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FEATURE Doing the right thing

Doing the right thing
3 years ago

Five months down the track, Dan McKellar still believes he let Wallabies coach Dave Rennie down. 

Up until September, a mere month before the Wallabies’ first Test of 2020 against the All Blacks in New Zealand, McKellar, the third-year Brumbies head coach, was on board Rennie’s ticket. 

It was a dream opportunity for Australia’s brightest young coaching prospect, who had already been anointed as Rennie’s heir apparent by the new Wallabies coach himself. 

Then, months after a verbal commitment to join the Wallabies, McKellar felt compelled to pull out after his assistant coach Peter Hewat, who only a year earlier had led the Australian Schoolboys to a famous win over the New Zealand across the ditch, accepted a return to Japan. 

Hewat’s decision to join Ricoh Black Rams in Tokyo didn’t come out of the blue. Indeed, for “a couple of months” Hewat had discussed the potential move with McKellar because he was seen – if he wanted it – as his successor at the Brumbies.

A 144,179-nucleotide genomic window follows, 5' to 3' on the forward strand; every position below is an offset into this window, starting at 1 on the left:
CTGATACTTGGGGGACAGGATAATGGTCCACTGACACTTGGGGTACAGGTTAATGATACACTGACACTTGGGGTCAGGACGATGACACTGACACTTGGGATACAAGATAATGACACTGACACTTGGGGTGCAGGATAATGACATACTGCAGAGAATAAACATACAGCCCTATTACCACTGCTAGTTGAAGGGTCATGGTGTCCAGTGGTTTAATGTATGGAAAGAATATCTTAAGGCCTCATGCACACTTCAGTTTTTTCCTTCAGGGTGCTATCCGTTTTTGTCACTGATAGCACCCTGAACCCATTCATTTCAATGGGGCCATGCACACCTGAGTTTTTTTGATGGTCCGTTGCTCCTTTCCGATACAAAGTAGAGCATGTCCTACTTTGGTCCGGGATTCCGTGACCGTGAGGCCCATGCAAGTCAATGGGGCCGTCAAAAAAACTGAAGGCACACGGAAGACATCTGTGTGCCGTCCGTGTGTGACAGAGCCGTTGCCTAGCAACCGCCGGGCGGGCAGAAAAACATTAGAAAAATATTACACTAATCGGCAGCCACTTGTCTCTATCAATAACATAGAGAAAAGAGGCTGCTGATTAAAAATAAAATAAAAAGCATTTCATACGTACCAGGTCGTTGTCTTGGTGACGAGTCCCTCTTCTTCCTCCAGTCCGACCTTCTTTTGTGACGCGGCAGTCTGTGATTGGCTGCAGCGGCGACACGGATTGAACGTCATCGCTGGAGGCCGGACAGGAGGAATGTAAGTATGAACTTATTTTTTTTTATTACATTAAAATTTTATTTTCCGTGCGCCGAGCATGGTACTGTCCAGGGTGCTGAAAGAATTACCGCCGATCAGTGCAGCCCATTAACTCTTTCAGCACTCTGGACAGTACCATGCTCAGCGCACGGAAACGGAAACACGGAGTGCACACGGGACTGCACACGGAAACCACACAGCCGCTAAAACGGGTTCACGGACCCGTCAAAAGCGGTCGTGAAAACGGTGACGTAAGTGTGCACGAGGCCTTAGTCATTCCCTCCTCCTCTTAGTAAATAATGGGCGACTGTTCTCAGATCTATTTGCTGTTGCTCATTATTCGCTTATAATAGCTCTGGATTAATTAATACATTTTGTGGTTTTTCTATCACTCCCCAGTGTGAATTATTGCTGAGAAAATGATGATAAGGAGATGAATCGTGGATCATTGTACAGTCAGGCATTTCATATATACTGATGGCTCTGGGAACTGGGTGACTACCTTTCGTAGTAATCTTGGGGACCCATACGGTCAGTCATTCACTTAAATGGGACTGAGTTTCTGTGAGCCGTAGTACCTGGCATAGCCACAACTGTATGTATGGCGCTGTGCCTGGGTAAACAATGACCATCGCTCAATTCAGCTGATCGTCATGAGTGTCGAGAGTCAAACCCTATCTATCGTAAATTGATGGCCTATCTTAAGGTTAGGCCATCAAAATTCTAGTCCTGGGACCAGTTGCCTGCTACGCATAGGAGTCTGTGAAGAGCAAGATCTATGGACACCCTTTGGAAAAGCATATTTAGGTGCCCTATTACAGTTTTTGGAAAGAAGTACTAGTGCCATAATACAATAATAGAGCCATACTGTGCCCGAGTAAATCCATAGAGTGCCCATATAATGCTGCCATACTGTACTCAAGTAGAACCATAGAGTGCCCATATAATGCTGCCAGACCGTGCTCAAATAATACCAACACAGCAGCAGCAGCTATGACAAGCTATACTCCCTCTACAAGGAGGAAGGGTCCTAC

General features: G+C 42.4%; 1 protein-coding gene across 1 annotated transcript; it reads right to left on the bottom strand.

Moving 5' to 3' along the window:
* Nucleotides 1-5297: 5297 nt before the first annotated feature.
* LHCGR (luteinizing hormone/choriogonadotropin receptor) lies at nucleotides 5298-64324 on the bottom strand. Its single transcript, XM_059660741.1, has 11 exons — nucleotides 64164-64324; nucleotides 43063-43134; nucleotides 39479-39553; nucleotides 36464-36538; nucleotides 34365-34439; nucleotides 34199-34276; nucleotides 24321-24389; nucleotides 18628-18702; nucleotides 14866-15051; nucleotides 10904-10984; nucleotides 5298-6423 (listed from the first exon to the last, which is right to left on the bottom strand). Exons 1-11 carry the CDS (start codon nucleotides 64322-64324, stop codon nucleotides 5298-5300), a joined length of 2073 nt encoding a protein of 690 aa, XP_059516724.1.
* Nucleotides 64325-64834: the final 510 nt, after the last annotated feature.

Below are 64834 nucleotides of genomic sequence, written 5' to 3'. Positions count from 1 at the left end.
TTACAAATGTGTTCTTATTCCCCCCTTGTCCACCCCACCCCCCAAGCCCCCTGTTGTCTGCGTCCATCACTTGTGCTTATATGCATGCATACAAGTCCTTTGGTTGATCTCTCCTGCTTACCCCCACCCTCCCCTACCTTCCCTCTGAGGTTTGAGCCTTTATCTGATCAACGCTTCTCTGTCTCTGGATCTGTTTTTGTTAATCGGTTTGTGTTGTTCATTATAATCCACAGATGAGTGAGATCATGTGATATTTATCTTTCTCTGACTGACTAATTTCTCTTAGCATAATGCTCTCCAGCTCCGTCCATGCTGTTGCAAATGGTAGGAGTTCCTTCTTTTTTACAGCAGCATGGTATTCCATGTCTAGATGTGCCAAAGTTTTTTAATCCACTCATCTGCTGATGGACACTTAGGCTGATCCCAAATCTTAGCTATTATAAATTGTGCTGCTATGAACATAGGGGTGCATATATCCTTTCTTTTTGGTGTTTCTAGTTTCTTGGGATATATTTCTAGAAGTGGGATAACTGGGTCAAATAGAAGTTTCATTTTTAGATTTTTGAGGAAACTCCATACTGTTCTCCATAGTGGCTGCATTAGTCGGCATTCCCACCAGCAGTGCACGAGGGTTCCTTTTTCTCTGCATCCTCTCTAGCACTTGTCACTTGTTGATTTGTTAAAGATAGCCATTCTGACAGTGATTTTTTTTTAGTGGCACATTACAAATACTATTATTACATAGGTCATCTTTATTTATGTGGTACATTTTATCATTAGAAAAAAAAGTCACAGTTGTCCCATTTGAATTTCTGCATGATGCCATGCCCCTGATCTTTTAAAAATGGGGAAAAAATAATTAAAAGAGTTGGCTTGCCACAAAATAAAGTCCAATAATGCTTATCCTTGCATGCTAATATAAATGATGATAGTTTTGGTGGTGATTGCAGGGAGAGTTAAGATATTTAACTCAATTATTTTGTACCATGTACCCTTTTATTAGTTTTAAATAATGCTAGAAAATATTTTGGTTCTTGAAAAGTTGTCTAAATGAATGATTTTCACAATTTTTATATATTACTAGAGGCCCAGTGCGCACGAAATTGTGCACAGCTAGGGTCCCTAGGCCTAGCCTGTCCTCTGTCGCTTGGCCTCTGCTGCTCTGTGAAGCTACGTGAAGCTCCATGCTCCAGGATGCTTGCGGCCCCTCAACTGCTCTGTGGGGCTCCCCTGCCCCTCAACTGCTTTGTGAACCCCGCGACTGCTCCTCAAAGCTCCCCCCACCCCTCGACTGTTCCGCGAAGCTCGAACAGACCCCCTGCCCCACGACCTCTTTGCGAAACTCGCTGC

Dan McKellar celebrates the Brumbies’ Super Rugby AU final victory – it was the Canberra franchise’s first piece of silverware since 2004. (Photo: Cameron Spencer/Getty Images)

Ultimately though, with four young boys, the financial security overseas, the opportunity for more international experience and the desire to stay as an assistant coach, for the time being, saw Hewat make the difficult decision to leave McKellar’s Brumbies. 

But not even Hewat knew the knock-on effect. 

“I wasn’t fully aware of all the discussions that Dan was having,” Hewat tells The XV.  

“I knew, obviously, he was getting looked at and it was potentially something that he wanted to do, but he never in our discussions said, ‘this is what could happen if you go or don’t go.’  

“He put my needs in front of his. That’s the morals of the man. He never mentioned what would happen if I was to go.  

“He put his interests and goals and aspirations aside to help me out. He’ll definitely coach Australia at some stage. He runs a very good system and program and caters for all individuals, and that’s another thing that separates the Brumbies apart.” 

He put my needs in front of his. That’s the morals of the man. He never mentioned what would happen if I was to go.  

Former Brumbies assistant coach Peter Hewat

Within days of Hewat signing with Ricoh in early September, McKellar told Rennie he couldn’t join his Wallabies staff. 

There was no two-ways about it for straight-shooting Queenslander. 

“I was on board, McKellar told The XV, “there was no doubting that. But at the end of the day, I’ve got to do what’s best for the Brumbies.